The delay in releasing the blueprint reflects the coordination required across US agencies and among countries in the region and beyond to build consensus and include disparate views, the senior official said.

“We have to work close with our allies and partners, and I think that is something that is very much baked into this,” said the official.

US ‘allowed’ Beijing’s South China Sea expansion: Australian minister

Evident from the plan and its call for closer US integration with other players is a reality that the US can no longer check an increasingly emboldened China by itself.

Among those tapped for closer regional partnerships included the European Union, the Association of Southeast Asian Nations, the North American Treaty Organisation, the United Kingdom, France, and Quad alliance members Japan, India and Australia.

US Secretary of State Antony Blinken, on a sweep through the region that dovetails with the strategy’s release, met with representatives from the Quad nations in Australia on Friday.

He will formally unveil the strategy at a stop in Fiji on Saturday before travelling to Hawaii to meet with counterparts from Japan and South Korean officials on North Korean’s increasingly provocative missile launches.

US Secretary of State Antony Blinken and Japanese Foreign Minister Yoshimasa Hayashi speak after a meeting of Quad foreign ministers in Melbourne on Friday. Photo: Reuters

In a bid to avoid issues that could undermine an integrated regional strategy, the report also called for efforts to strengthen relations between Japan and South Korea, which have been strained by trade and related concerns.

Officials also cited the importance of US renewal, including investments in America’s own crumbling infrastructure, to better lead from a position of strength.

While allies have welcomed the Biden administration’s global focus, some have expressed concern that the deeply divided US electorate could lead to policy reversals after the 2024 election, undermining continuity. The senior official sidestepped a question on whether Friday’s policy would outlast the current administration.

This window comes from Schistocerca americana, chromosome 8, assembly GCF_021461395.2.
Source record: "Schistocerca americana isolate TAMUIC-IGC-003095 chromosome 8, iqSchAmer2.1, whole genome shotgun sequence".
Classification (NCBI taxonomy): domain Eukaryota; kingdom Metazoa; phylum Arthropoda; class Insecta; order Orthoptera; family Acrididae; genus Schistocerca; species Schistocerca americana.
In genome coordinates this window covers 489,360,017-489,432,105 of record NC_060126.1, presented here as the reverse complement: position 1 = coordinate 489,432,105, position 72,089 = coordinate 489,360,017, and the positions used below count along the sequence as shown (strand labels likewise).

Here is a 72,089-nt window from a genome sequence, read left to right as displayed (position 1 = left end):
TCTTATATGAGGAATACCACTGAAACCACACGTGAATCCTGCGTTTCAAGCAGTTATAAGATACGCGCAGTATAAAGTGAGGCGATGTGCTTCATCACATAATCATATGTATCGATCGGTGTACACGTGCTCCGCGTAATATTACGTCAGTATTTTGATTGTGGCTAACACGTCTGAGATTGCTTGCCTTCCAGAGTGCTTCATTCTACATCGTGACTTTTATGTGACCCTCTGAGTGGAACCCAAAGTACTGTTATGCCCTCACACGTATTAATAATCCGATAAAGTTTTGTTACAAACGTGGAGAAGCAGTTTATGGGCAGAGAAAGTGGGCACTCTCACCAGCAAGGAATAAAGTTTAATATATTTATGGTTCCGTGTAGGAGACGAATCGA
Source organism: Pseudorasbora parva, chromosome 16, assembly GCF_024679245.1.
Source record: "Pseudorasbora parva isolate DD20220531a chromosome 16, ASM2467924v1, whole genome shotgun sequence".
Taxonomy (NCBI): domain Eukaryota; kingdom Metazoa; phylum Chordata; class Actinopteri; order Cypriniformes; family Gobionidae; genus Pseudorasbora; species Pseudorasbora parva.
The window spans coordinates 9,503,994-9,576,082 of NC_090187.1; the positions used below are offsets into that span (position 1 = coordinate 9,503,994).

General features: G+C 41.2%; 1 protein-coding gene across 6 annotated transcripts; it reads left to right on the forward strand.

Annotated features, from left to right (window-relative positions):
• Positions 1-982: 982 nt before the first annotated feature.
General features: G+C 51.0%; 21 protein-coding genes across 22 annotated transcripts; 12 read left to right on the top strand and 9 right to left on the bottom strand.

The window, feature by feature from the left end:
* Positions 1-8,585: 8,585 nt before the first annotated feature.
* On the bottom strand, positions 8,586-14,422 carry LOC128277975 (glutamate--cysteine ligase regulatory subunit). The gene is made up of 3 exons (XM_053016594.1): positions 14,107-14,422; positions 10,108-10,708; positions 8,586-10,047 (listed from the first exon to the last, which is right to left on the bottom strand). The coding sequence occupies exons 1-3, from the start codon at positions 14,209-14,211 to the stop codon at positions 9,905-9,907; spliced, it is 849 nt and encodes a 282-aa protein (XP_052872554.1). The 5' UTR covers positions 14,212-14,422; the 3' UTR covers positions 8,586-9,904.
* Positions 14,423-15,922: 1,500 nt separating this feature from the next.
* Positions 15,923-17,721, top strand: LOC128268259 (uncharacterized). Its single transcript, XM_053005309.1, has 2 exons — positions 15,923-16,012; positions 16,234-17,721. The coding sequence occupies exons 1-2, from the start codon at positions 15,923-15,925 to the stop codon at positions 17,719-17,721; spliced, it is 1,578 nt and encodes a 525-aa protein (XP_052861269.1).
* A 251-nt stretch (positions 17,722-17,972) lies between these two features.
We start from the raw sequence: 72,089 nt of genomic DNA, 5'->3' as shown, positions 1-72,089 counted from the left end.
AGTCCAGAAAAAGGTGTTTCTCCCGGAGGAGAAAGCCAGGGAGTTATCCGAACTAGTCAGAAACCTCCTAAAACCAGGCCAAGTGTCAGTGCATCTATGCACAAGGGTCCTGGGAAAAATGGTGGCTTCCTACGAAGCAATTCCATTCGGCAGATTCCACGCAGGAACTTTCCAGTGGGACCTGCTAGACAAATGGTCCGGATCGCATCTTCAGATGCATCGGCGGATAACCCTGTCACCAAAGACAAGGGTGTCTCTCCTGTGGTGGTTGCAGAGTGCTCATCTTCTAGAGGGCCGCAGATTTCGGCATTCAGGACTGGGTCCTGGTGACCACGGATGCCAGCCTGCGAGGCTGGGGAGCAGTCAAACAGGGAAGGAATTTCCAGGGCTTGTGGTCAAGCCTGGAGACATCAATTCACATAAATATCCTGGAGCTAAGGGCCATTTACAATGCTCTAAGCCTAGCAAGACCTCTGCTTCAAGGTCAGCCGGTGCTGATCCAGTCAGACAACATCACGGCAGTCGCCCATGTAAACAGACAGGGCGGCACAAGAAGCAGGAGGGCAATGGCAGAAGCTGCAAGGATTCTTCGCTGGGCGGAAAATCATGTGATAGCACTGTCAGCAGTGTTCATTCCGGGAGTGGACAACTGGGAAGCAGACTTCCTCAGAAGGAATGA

The report included strong language on defence issues, with calls for greater coordination “across war-fighting domains” to ensure allies can “dissuade or defeat aggression in any form”, including attempt to alter territorial boundaries or undermine the rights of sovereign nations at sea.

US$100 million Patriot missile service deal is show of support: Taiwan

Underscoring that commitment, the US on Monday approved the sale of US$100 million in hardware and services to support a Patriot missile system Taiwan wants to acquire. And on Thursday it gave the green light to a US$13.9 billion sale of 36 advanced F-15 fighter jets to Indonesia.

The US also sees the recently announced Aukus alliance involving the US, Australia and Britain as a key part of its deterrence against any Chinese military adventurism. This includes plans for Canberra to acquire a fleet of US designed nuclear-powered submarines, extending its reach far beyond that nation’s shores.

Friday’s strategy also includes a long list of proposed regional initiatives involving technology, the pandemic, cybersecurity, North Korea’s nuclear weapons, governance, supply chain resiliency and climate change.

“What we want to do is to make sure that we are building on the long-standing track record while at the same time updating our approach to deal with the challenges today, which obviously include China,” said the senior US official.